Rex Ryan: F
The biggest qualm I have with the coaching staff is that the team appeared to quit on this game after Carlos Rogers returned Santonio Holmes' fumble for a touchdown.
The defense's poor tackling got worse from there, Mark Sanchez's already awful focus got worse, and the 49ers threw the Jets around the field for much of the fourth quarter.
That kind of play falls directly on the head coach.
There will be a ton of questions to answer for Ryan about the quarterback situation. Ryan could have given Tebow a lengthy look as early as the second quarter but stuck with Sanchez for every disgusting drive for the rest of the game.
Tebow wouldn't have been the difference in winning or losing the game, but by just letting Sanchez give a clueless and scared performance, what kind of message does that send?
Without Dustin Keller and Santonio Holmes, Sanchez has virtually no weapons to speak of. Throw in the running game's failures and that makes things even harder. However—for the second straight week—when Sanchez did have open receivers, he couldn't connect with them.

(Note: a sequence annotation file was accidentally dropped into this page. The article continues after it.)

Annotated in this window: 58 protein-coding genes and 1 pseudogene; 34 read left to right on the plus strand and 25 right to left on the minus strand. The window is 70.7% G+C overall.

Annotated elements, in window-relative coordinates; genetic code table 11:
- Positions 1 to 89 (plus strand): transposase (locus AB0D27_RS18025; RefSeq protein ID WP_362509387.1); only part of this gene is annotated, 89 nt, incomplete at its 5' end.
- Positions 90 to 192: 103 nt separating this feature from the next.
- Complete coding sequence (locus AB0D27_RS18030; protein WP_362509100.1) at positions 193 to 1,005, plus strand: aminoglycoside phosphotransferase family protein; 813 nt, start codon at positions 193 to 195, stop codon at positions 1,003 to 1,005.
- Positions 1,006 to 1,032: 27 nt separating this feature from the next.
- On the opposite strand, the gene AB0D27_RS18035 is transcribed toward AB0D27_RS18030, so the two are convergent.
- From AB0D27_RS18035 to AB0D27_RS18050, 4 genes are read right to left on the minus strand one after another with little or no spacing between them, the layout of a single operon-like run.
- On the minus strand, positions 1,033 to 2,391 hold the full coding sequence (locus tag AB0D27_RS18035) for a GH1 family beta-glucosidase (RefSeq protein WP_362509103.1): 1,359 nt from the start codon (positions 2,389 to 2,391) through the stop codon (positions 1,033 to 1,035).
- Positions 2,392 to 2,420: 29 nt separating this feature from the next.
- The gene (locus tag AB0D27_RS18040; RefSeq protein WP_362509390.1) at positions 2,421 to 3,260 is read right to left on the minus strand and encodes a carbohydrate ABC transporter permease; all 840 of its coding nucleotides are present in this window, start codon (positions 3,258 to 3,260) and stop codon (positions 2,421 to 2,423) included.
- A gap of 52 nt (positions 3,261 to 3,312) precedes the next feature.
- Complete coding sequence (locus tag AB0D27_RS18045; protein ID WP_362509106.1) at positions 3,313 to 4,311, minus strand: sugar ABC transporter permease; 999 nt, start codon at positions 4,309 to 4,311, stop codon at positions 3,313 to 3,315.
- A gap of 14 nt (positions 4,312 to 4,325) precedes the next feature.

Ryan was furious at the postgame press conference and gave the team Monday and Tuesday off to do some "soul searching."
He remained steadfast in his support of Sanchez as the team's quarterback, for better or worse.
Tony Sparano: B
I didn't have many problems with Sparano's play-calling, as he was clearly just trying to execute the game plan. About the only call that came under question was a 3rd-and-1 in which he called a passing play when the Jets were clearly having trouble protecting Sanchez.
The Jets started the game conservatively by design and tried to open things up in the second half as they fell behind.
The Jets' offense has no identity to speak of, so Sparano has to get some of the blame for that. But were there any real instances where you were screaming at the television because of the play-calling? Probably not.